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Florida family sues daycare after staff failed to revive 9-month-old son after he was found unconscious

The family claims surveillance footage shows the infant's 4-year-old brother witnessing him die
Family suing Miami daycare after death of 9-month-old  Tayvon Tomlin (Screenshot/LOCAL 10)
Family suing Miami daycare after death of 9-month-old Tayvon Tomlin (Screenshot/LOCAL 10)

MIAMI-DADE COUNTY, FLORIDA: A Florida family is suing a daycare center after their 9-month-old son was found comatose and later declared dead at a hospital in July. Tayvon Tomlin's family has filed a lawsuit against Lincoln Marti Schools, which has disputed the allegations.

Three months after it happened, Tayvon Tomlin's death remains somewhat mysterious. It is known that on July 18, 2022, the boy stopped breathing when he was at Lincoln Marti Child Care. The daycare staff attempted to revive the toddler, but to no avail. Later that day, in a nearby hospital, the 9-month-old passed away.


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“They haven’t given us any answers,” said Keiara Whorely, the child’s mother, to Local 10 News. “The day it happened, they weren’t even the ones who called and told me.”

The family claims that the daycare in Homestead is understaffed with untrained employees.

Tayvon was dropped off by his parents before daycare staff members placed him “in an infant room with seven other infants”, according to the six-page lawsuit Whorley and the slain boy's father, Devonte Tomlin, filed in Miami-Dade County court.

“You have to have at least one provider for every four infants. Lincoln Marti had one for every eight infants,” said attorney Michael Levine.

The complaint claims that a surveillance camera inside the baby room was inoperative, but horrifying video footage that have now been made public by the family's attorneys show what they claim to be insufficient attempts to revive the limp and comatose baby.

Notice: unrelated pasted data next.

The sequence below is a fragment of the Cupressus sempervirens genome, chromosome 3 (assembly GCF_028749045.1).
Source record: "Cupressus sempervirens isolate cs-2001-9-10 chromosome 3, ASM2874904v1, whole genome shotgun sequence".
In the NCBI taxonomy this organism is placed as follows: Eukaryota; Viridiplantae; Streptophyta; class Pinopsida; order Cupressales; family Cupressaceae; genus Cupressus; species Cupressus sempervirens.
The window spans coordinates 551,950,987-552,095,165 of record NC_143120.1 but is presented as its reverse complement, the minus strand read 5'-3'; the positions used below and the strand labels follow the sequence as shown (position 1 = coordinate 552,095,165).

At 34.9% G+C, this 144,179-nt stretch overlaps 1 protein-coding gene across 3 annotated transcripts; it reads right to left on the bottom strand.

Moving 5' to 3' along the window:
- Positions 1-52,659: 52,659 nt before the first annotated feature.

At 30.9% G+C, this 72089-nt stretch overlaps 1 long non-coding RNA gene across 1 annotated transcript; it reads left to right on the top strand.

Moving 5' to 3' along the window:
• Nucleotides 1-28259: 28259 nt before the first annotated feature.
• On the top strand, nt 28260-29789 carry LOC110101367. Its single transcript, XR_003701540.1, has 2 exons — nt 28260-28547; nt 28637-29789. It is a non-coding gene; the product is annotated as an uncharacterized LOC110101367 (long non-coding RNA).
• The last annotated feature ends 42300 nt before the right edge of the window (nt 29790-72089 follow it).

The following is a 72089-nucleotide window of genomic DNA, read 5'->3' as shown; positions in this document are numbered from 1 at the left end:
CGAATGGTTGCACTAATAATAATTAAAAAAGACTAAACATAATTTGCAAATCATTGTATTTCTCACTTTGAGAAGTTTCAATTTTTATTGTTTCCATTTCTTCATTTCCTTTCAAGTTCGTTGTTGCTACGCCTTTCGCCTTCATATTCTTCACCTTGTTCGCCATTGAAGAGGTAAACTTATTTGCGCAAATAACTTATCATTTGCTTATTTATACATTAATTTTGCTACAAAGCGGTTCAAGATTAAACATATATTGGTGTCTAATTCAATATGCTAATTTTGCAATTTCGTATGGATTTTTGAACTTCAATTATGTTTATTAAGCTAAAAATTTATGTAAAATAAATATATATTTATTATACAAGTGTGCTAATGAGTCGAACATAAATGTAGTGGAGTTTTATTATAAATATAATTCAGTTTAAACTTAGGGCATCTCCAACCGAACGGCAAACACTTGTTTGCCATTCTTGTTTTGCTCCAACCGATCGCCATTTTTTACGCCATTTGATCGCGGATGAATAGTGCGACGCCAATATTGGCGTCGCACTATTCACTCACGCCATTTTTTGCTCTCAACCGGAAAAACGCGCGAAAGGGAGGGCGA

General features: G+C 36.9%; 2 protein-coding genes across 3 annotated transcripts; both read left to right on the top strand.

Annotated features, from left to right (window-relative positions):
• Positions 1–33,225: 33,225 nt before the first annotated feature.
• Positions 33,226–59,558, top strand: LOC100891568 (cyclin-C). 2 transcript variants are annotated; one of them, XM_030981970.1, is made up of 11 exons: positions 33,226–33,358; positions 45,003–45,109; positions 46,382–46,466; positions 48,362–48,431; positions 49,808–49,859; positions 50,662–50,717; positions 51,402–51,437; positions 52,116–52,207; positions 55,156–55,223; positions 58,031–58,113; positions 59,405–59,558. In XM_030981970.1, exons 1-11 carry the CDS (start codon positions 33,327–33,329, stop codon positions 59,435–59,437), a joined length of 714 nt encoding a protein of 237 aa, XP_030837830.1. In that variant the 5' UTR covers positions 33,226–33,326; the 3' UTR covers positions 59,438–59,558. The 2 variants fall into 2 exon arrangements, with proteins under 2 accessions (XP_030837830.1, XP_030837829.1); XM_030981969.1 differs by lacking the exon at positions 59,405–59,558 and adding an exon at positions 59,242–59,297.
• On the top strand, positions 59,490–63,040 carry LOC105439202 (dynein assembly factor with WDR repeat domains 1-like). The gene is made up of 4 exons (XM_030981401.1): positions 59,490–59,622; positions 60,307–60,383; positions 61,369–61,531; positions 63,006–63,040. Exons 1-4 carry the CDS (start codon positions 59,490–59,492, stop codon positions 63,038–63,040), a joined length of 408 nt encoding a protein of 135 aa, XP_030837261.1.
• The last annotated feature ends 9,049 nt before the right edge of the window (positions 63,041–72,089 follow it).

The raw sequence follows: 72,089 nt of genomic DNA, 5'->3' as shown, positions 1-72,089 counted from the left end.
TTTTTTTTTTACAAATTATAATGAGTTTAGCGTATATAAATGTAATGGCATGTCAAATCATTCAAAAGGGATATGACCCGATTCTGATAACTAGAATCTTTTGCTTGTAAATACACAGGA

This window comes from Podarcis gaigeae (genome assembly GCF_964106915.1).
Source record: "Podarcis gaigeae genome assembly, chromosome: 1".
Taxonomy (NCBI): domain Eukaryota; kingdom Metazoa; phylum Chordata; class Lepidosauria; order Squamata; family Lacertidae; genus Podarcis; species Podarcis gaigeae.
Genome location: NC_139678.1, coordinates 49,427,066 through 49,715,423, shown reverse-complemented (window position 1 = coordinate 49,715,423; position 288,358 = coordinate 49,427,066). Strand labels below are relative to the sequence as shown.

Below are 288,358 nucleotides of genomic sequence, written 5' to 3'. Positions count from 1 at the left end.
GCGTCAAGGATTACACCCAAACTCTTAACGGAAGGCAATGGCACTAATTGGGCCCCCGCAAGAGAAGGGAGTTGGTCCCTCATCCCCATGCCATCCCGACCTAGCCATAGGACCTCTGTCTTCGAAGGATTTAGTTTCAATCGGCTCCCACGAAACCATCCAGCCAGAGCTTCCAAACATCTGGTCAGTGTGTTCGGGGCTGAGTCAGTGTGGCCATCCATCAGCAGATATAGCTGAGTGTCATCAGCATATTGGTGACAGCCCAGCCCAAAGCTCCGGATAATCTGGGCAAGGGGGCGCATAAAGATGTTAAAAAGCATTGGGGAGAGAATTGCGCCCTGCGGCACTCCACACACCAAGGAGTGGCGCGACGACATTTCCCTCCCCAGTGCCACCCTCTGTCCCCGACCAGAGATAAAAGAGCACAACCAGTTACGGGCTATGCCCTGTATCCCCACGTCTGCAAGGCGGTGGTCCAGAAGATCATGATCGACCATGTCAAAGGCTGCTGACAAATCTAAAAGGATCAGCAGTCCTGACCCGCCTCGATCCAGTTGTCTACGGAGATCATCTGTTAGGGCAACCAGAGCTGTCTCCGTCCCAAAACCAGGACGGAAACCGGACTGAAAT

“The infant room in which Tayvon was placed had a surveillance camera present, but the camera was not operational as it had been broken for several months,” the filing says. “While in the infant room, Tayvon was under the supervision” of Rosario Soto Perez.

One of the videos shows a worker holding the kid face down and repeatedly smacking his back. In two other videos, a worker tries mouth-to-mouth while holding the child.

According to a report from the fire rescue team that got on the site, CPR wasn't being done. The incident allegedly took place in front of Tayvon's 4-year-old brother, who is still scarred by what he witnessed, according to the family.

“My son told me already he knew,” she said in comments to the TV station. “My son said, ‘The baby stopped breathing.'”

“I’m always going to be frustrated, hurt, crying, missing my baby,” said Whorely. “But all my fight is directed to this case and figuring out what’s going on.”

Many of the claims made in the lawsuit—including the one that there weren't enough caregivers to take care of all the infants at the daycare that day—are being disputed by Lincoln Marti.

In the meantime, Tayvon's family's attorneys are urging the State Attorney's Office to investigate the child's death and determine whether pressing charges are necessary.